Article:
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|2 Jan. 1559||SIR JOHN ZOUCHE|
|WILLIAM JORDYN I|
|THOMAS MORGAN I|
|28 Apr. 1572||CHARLES VAUGHAN|
|ROBERT GROVE 1|
|31 Oct. 1584||THOMAS CAVENDISH|
|4 Oct. 1586||FRANCIS ZOUCHE|
|25 Oct. 1588||THOMAS CROMPTON I|
|1597||JOHN BUDDEN 2|
|JOHN DAVIES 3|
|10 Oct. 1601||ARTHUR MASSINGER|
The borough of Shaftesbury, granted to William Herbert I, 1st Earl of Pembroke, in 1553, was governed by a mayor and council of burgesses. It did not receive a charter of incorporation until the early seventeenth century.4
Sir John Zouche (1559), warden of the nearby forest of Gillingham, was a close friend and neighbour of the 1st Earl of Pembroke. He was also a relative of his fellow 1559 MP, Henry Coker, regarder of Gillingham forest, who held considerable Dorset estates. Henry Iden (1563), who lived in Islington where Pembroke had property, was acquainted with several of the Earl’s servants. William Jordyn I was the Earl’s secretary.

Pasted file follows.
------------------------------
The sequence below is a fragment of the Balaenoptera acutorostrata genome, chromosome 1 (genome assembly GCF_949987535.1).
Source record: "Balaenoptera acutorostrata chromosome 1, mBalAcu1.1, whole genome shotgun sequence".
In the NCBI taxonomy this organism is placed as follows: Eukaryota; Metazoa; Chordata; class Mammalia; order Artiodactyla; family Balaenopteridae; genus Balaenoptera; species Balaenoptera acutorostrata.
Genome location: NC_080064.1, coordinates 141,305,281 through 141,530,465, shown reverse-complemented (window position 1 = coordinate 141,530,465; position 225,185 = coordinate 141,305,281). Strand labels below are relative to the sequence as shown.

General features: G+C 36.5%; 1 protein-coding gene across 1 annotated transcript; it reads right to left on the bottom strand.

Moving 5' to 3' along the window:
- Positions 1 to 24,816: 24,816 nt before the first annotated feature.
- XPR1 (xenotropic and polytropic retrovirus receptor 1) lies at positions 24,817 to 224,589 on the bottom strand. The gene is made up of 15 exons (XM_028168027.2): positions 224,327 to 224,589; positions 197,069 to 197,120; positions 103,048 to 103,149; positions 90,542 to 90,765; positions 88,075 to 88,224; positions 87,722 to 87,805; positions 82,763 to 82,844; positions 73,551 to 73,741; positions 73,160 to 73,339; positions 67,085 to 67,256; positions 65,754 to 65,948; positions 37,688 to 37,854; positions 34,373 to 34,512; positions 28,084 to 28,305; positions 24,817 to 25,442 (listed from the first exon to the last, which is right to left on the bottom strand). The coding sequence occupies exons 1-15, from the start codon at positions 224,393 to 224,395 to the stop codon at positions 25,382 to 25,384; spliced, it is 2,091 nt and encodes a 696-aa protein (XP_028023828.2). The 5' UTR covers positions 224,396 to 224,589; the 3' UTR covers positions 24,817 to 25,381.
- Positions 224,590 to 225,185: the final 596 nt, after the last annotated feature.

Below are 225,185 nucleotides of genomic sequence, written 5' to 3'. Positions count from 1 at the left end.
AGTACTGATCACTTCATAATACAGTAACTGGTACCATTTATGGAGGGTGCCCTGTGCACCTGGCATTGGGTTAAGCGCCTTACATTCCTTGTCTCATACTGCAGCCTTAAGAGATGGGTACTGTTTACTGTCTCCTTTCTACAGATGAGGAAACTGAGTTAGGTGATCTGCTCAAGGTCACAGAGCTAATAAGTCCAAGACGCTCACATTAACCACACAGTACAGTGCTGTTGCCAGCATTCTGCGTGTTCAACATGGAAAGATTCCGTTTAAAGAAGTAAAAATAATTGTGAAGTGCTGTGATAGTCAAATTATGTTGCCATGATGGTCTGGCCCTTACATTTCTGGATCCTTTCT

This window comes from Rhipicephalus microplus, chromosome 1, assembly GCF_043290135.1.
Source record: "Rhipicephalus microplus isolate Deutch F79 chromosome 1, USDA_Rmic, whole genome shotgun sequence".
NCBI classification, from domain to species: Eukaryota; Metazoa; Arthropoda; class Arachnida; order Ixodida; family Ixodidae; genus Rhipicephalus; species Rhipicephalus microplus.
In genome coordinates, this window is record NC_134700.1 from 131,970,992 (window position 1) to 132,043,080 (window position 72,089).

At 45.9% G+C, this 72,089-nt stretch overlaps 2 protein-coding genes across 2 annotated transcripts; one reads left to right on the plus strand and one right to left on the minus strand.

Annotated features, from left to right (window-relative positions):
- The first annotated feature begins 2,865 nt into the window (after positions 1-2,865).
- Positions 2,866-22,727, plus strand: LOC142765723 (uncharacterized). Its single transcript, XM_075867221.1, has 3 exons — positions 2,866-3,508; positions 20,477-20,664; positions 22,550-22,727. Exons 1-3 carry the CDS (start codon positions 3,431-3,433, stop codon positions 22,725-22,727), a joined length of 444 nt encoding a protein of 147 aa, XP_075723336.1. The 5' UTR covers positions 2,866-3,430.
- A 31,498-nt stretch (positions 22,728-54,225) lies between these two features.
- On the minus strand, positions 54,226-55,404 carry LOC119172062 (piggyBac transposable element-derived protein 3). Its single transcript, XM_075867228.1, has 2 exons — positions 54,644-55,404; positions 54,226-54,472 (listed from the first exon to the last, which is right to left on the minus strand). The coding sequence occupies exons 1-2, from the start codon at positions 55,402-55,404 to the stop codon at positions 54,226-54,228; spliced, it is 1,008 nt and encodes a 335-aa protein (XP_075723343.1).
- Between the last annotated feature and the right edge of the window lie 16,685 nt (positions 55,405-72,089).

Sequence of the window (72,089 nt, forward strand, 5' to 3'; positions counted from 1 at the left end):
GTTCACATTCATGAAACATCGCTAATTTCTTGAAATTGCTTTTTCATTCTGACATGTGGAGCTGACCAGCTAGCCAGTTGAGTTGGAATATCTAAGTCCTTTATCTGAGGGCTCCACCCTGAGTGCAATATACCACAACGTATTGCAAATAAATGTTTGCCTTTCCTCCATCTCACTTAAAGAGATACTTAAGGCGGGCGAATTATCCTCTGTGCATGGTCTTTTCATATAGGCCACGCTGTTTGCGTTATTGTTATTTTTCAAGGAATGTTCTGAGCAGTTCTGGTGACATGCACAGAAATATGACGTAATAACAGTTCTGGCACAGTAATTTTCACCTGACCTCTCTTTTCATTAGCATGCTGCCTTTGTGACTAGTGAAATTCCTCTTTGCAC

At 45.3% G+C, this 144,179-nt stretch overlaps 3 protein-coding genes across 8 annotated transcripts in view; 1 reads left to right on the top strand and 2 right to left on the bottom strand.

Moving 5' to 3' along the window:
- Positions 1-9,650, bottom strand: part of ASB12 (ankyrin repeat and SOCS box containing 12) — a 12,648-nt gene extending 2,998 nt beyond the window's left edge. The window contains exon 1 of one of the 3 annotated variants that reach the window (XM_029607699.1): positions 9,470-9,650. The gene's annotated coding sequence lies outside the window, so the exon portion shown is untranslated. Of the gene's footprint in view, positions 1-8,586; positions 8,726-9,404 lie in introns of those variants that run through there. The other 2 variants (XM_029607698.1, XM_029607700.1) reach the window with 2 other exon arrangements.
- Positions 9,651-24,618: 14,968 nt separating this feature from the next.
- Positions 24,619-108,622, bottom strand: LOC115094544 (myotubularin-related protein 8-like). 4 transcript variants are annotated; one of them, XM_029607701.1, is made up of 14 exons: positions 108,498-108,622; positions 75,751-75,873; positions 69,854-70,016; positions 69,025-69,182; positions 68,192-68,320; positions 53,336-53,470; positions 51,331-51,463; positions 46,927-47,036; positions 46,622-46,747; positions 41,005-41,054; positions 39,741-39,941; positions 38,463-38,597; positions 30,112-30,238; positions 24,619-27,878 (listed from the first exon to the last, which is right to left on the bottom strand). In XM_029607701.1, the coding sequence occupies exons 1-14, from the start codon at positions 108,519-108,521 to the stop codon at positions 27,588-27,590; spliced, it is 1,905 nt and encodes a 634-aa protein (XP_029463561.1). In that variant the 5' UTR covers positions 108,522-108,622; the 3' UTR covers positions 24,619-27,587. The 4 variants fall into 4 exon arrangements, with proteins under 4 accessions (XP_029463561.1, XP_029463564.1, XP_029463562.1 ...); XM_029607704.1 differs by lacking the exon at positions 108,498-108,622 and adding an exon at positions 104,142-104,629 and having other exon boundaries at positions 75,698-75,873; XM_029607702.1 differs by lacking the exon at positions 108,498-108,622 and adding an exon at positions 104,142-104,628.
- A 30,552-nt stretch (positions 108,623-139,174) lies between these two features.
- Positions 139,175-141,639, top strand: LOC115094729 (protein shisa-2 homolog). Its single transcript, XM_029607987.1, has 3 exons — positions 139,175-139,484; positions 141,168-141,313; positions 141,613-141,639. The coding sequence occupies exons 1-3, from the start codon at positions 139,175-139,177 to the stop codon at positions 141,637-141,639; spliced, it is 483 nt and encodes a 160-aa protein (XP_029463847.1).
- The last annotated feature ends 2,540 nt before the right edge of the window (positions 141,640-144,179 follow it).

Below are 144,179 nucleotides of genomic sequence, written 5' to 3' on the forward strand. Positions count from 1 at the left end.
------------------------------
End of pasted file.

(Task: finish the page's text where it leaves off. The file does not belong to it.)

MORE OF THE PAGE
The second Earl succeeded to the title in 1570. John Long (1571) had been steward to the 1st Earl, and came from a well-connected Wiltshire family. Thomas Morgan I was a soldier and a protégé of the 1st Earl. Both the 1572 MPs had been retained in the family service: Charles Vaughan had been the late Earl’s treasurer and Robert Grove his comptroller. Their names were entered on a ‘blank’.5 Grove died in 1580 but no record of a by-election has been found. A ‘blank’ was again employed in 1584.6 Thomas Cavendish owed his return to the influence of Walter Ralegh as a close friend of the 2nd Earl. No direct connexion with the Pembrokes has been found for Bartholomew Kemp, the civil lawyer, except that like Henry Iden, he lived in Islington and may possibly have been a tenant of the 2nd Earl. Francis Zouche (1586) was the son of the 1559 MP and appears to have been a servant of the 1st Earl of Pembroke. The name of his colleague Gregory Sprint was entered on a ‘blank’.7 Sprint’s family came from Bristol where Pembroke had interests, and he was the cousin of Michael Hickes, Burghley’s secretary, who represented Shaftesbury in 1589 and 1593. He may have been acquainted with the Pembroke entourage through Ralegh, whose agent he became. Hickes also came from Bristol and later lent money to the 2nd Earl of Pembroke, but doubtless owed his return to his court connexions. Thomas Crompton I (1589), if he has been correctly identified for this constituency, was the brother-in-law of Arthur Massinger, the 2nd Earl’s confidential servant, who himself represented the borough in 1601. Arthur Atye (1593) was Massinger’s neighbour in London and a member of Pembroke’s Wilton circle. John Budden (1597) had family ties with the Groves, and, as feodary of Dorset, had administrative dealings with the 2nd Earl, who was presumably responsible for the election (also in 1597) of the lawyer John Davies, a protégé of (Sir) Edward Coke. The 2nd Earl died before the 1601 election, when the MPs returned were Budden and Massinger.